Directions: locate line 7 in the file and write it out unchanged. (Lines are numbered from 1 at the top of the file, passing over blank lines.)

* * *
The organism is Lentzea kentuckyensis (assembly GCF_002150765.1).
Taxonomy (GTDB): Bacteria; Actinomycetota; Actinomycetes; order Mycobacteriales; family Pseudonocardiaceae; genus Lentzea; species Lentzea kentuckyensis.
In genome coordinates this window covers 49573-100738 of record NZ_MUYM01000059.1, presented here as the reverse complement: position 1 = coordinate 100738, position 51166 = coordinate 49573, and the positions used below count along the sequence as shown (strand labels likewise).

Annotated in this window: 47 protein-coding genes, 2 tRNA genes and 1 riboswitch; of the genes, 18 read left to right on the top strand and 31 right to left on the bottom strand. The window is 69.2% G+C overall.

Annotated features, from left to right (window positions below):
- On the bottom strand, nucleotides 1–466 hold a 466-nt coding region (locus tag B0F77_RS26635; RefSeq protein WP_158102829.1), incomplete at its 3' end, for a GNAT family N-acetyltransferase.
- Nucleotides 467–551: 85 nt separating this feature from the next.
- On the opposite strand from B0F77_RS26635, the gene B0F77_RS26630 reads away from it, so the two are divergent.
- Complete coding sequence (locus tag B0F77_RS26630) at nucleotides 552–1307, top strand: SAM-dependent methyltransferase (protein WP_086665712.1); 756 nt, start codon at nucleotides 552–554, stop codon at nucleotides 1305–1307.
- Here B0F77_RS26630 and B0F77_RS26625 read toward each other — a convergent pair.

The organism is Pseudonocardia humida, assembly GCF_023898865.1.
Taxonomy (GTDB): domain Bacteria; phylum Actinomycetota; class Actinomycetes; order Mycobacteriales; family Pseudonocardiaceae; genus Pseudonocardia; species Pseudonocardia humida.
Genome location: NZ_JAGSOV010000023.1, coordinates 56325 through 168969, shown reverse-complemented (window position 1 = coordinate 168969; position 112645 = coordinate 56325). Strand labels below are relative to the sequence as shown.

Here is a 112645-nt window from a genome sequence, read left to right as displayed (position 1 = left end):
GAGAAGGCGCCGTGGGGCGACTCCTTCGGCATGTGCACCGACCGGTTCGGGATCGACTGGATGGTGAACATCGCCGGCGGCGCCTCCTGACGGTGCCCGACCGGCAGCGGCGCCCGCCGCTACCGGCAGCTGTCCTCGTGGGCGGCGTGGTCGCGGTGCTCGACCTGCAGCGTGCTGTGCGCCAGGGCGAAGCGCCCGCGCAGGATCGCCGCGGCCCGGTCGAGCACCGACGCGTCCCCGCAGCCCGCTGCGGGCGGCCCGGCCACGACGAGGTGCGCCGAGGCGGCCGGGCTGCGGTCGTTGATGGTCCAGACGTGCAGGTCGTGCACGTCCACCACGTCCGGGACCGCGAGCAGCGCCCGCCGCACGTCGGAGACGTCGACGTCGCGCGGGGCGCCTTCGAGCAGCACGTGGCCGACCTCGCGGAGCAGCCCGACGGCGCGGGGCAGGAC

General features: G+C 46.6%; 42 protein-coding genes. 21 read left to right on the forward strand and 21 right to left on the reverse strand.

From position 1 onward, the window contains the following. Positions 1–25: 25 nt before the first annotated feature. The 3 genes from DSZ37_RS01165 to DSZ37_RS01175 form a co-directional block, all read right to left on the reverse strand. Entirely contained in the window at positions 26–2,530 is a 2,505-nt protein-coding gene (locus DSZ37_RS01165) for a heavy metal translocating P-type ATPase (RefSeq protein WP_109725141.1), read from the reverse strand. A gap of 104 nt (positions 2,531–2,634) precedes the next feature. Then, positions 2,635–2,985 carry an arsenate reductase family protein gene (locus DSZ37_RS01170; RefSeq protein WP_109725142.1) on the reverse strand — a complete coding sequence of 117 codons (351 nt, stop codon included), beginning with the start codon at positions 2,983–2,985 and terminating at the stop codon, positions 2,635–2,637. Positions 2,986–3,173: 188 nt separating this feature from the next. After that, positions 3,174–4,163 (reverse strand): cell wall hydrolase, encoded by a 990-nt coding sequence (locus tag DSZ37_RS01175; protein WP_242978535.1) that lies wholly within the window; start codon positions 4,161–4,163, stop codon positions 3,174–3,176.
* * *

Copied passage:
- Nucleotides 467–551: 85 nt separating this feature from the next.